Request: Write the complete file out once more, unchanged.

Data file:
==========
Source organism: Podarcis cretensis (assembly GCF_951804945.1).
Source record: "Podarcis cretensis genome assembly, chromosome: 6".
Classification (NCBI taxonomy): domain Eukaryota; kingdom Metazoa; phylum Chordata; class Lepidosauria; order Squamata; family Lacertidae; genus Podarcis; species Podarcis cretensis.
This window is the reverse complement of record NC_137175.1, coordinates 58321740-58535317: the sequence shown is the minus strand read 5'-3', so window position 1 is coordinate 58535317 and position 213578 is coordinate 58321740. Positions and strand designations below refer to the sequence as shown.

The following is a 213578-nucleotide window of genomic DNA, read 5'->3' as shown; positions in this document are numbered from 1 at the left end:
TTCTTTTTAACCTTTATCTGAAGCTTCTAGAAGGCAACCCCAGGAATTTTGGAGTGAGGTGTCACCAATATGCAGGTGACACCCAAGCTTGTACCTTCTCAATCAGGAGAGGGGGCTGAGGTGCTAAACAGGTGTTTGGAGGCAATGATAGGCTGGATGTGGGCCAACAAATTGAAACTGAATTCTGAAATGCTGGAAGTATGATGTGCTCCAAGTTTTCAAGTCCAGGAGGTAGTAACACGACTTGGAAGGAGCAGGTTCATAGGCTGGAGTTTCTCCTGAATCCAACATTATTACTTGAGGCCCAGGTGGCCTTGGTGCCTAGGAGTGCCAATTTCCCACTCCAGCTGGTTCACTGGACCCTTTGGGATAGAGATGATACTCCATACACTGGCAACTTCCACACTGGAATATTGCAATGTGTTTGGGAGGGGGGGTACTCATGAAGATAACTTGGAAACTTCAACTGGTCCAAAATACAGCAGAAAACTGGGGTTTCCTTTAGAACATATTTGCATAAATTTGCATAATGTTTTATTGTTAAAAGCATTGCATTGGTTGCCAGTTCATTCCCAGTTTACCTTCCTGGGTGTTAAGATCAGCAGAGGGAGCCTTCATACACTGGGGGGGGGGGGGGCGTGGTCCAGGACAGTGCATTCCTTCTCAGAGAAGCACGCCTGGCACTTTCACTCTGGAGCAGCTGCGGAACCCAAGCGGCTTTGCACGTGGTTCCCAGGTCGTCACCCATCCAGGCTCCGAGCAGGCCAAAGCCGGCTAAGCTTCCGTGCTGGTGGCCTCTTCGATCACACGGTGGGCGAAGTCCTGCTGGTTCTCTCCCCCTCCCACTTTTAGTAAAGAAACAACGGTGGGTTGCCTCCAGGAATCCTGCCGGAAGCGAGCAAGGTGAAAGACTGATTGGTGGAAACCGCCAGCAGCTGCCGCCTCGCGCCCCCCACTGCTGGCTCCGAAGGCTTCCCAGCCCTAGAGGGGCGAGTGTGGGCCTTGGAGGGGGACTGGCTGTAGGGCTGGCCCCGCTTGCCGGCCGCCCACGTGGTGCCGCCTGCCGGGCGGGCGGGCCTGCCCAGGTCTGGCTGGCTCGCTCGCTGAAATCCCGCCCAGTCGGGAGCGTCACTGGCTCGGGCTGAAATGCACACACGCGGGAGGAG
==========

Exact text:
Source organism: Podarcis cretensis (assembly GCF_951804945.1).
Source record: "Podarcis cretensis genome assembly, chromosome: 6".
Classification (NCBI taxonomy): domain Eukaryota; kingdom Metazoa; phylum Chordata; class Lepidosauria; order Squamata; family Lacertidae; genus Podarcis; species Podarcis cretensis.
This window is the reverse complement of record NC_137175.1, coordinates 58321740-58535317: the sequence shown is the minus strand read 5'-3', so window position 1 is coordinate 58535317 and position 213578 is coordinate 58321740. Positions and strand designations below refer to the sequence as shown.

The following is a 213578-nucleotide window of genomic DNA, read 5'->3' as shown; positions in this document are numbered from 1 at the left end:
TTCTTTTTAACCTTTATCTGAAGCTTCTAGAAGGCAACCCCAGGAATTTTGGAGTGAGGTGTCACCAATATGCAGGTGACACCCAAGCTTGTACCTTCTCAATCAGGAGAGGGGGCTGAGGTGCTAAACAGGTGTTTGGAGGCAATGATAGGCTGGATGTGGGCCAACAAATTGAAACTGAATTCTGAAATGCTGGAAGTATGATGTGCTCCAAGTTTTCAAGTCCAGGAGGTAGTAACACGACTTGGAAGGAGCAGGTTCATAGGCTGGAGTTTCTCCTGAATCCAACATTATTACTTGAGGCCCAGGTGGCCTTGGTGCCTAGGAGTGCCAATTTCCCACTCCAGCTGGTTCACTGGACCCTTTGGGATAGAGATGATACTCCATACACTGGCAACTTCCACACTGGAATATTGCAATGTGTTTGGGAGGGGGGGTACTCATGAAGATAACTTGGAAACTTCAACTGGTCCAAAATACAGCAGAAAACTGGGGTTTCCTTTAGAACATATTTGCATAAATTTGCATAATGTTTTATTGTTAAAAGCATTGCATTGGTTGCCAGTTCATTCCCAGTTTACCTTCCTGGGTGTTAAGATCAGCAGAGGGAGCCTTCATACACTGGGGGGGGGGGGGGCGTGGTCCAGGACAGTGCATTCCTTCTCAGAGAAGCACGCCTGGCACTTTCACTCTGGAGCAGCTGCGGAACCCAAGCGGCTTTGCACGTGGTTCCCAGGTCGTCACCCATCCAGGCTCCGAGCAGGCCAAAGCCGGCTAAGCTTCCGTGCTGGTGGCCTCTTCGATCACACGGTGGGCGAAGTCCTGCTGGTTCTCTCCCCCTCCCACTTTTAGTAAAGAAACAACGGTGGGTTGCCTCCAGGAATCCTGCCGGAAGCGAGCAAGGTGAAAGACTGATTGGTGGAAACCGCCAGCAGCTGCCGCCTCGCGCCCCCCACTGCTGGCTCCGAAGGCTTCCCAGCCCTAGAGGGGCGAGTGTGGGCCTTGGAGGGGGACTGGCTGTAGGGCTGGCCCCGCTTGCCGGCCGCCCACGTGGTGCCGCCTGCCGGGCGGGCGGGCCTGCCCAGGTCTGGCTGGCTCGCTCGCTGAAATCCCGCCCAGTCGGGAGCGTCACTGGCTCGGGCTGAAATGCACACACGCGGGAGGAG